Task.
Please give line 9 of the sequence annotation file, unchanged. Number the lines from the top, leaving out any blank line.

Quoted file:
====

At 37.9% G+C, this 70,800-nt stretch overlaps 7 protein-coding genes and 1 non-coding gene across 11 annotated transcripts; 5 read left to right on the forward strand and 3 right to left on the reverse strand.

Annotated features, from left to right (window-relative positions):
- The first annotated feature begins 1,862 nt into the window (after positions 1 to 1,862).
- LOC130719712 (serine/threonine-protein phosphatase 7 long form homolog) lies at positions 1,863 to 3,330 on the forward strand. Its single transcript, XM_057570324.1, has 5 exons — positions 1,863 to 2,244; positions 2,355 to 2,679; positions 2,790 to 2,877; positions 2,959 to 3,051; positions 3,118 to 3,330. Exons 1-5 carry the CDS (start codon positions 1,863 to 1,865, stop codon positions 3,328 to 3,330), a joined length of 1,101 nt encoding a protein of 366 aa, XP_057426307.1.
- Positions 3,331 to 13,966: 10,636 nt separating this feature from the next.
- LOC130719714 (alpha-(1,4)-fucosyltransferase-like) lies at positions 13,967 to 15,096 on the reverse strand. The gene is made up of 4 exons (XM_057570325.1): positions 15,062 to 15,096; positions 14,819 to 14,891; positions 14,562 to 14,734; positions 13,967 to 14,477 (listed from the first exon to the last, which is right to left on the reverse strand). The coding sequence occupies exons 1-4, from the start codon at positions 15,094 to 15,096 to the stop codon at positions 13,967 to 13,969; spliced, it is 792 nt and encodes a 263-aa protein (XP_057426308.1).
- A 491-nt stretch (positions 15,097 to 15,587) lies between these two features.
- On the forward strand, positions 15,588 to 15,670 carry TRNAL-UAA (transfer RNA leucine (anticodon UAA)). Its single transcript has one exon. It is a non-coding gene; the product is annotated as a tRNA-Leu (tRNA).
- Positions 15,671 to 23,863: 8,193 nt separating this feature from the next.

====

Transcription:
- Positions 15,671 to 23,863: 8,193 nt separating this feature from the next.